What Greenspan’s Comments Really Mean

Today, Alan Greenspan, the former chairman of the Federal Reserve, testified before Congress.  He said he made errors in judgement and was “shocked” by the outcome of the Fed’s policies.

Honestly, I do not see how a person in charge of the the money supply of the United States can be shocked about any action he makes.  With that kind of responsibility, you must consider all possible outcomes with every decision.  I guess I’m just disappointed that a person in that position isn’t as smart as we think he should be.

What gets me more riled up than anything else though, is how the members of Congress and Greenspan keep talking about the failure of the “free markets” and how “deregulation” led us to this crisis.

The American economy is anything but a free market!  The Federal Reserve wouldn’t exist in a free market in the first place!

The failure was based in the monetary policies of the Federal Reserve and the American government’s aversion to economic slowdowns or recessions.  In our economy, you have to let the down cycles bottom out.  If you do not, you only prop up a system that is bound to fail.  By not letting the economy recover after the dot-com bust and 9/11,  and lowering interest rates to 1%, the Fed pumped the economy to historic heights.  This just made the bottom (now) that much lower.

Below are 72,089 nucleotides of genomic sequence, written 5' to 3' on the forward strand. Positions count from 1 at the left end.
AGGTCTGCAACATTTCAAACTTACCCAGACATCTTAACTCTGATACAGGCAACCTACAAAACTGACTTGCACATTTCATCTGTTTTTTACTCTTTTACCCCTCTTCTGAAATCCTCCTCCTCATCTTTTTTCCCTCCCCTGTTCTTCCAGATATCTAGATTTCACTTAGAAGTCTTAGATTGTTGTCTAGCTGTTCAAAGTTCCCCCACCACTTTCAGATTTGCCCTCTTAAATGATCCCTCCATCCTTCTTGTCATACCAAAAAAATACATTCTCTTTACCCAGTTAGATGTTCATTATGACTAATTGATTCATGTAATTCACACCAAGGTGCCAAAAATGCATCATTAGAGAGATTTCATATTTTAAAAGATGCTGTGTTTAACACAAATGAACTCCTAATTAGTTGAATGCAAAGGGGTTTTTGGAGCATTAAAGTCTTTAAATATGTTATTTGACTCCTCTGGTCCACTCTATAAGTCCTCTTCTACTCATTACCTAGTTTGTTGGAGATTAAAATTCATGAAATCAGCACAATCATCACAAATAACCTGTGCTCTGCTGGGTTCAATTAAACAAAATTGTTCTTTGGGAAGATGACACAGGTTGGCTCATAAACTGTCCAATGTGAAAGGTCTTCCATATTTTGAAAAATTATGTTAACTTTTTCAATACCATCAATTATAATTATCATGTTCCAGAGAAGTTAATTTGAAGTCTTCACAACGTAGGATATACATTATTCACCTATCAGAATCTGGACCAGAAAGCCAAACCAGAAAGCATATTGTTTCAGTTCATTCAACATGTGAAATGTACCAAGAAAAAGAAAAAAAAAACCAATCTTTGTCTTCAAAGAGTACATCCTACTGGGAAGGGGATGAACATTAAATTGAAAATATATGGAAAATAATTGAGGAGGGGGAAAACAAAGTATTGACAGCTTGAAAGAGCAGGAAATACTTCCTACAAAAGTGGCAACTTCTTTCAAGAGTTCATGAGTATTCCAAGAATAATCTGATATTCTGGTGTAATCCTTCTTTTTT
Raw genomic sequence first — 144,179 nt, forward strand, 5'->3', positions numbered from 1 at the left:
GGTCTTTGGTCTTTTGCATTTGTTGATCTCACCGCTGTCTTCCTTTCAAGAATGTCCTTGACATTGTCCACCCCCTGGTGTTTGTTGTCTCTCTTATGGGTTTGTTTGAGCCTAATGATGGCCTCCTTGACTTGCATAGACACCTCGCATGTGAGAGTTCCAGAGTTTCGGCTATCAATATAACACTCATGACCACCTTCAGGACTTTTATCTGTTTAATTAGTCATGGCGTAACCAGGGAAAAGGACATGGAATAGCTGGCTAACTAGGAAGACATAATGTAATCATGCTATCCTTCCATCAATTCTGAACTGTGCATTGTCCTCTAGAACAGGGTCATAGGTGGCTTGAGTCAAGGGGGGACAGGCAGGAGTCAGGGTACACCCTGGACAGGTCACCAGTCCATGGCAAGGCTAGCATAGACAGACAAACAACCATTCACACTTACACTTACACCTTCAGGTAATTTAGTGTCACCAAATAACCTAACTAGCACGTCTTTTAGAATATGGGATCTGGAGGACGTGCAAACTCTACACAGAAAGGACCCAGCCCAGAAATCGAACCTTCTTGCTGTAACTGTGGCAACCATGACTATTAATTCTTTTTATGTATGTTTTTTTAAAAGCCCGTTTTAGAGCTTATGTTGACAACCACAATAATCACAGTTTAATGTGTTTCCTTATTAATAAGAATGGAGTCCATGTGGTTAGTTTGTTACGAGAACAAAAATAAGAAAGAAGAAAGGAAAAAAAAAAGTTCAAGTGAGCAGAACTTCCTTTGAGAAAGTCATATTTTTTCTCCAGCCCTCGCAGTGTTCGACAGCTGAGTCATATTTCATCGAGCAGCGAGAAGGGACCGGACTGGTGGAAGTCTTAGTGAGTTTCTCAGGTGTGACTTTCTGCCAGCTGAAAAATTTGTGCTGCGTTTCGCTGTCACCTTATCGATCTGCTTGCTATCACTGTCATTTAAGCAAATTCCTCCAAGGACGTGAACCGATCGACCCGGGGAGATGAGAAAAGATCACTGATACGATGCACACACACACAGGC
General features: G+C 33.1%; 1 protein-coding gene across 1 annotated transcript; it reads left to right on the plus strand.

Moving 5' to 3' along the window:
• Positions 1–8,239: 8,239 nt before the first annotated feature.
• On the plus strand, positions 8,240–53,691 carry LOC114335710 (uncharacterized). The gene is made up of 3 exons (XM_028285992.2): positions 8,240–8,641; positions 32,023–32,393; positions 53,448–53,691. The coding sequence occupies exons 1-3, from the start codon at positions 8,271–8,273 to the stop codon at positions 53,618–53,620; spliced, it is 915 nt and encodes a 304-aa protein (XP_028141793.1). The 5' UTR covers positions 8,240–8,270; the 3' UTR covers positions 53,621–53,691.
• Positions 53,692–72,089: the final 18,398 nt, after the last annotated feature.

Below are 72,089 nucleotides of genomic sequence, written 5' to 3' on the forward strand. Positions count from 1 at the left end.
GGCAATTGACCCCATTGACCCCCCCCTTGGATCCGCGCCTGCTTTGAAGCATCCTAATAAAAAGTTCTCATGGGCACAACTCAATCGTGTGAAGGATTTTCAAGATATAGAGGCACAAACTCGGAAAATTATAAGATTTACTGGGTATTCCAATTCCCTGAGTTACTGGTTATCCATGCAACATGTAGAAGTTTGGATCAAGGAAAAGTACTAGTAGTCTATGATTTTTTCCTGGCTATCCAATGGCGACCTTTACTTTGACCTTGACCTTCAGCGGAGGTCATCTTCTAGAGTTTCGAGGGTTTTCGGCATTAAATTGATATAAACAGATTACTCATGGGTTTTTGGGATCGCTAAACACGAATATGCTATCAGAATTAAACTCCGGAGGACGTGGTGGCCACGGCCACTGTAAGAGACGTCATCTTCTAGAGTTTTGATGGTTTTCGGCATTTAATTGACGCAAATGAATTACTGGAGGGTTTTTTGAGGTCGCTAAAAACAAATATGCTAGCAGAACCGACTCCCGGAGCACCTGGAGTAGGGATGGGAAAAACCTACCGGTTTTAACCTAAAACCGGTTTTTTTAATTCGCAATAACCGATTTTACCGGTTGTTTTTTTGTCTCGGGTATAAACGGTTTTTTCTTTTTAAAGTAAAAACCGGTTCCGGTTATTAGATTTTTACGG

If the Federal Reserve did not keep rates at 1%, the credit bubble would not have gotten so big.  If the market had set interest rates, they would have been higher because they would need more in return for their risk of losing money.  It was the intervention of the Fed that led to the crisis.

Now, everyone is convinced how capitalism and the free market has failed and how we need more regulation.

Some of this is true.  We do need regulation of the derivatives market.

However, we do not need the excess intervention from the government we are experiencing now.  We do not need “Helicopter Ben” and the Fed pumping hundreds of billions of dollars into our economy and we do not need $700 billion bailouts.  We also do not need the nationalization of Freddie Mac, Fannie Mae, and AIG.  This is only making things worse.

The moral hazard that is being set is disasterous.  After the bailouts of the auto industry, the precedent was already set for government saving dying companies.  Now, banks know if they take too much risk and fail, they will have Uncle Sam and the taxpayers there to pick up the pieces.

Maybe once the bottom has been found and we are on the upswing again, we can implement well thought out regulation that will help us avoid the mess we got in here.  The point is that the bottom has to be found, and we can’t have the government helping prop everyone up.

Greenspan should have said that he was a part of the problem, but that the actions his successor and the government is taking now is going to bring the whole ship down.  Instead, we got the idea that more government intervention is good, and capitalism is bad.

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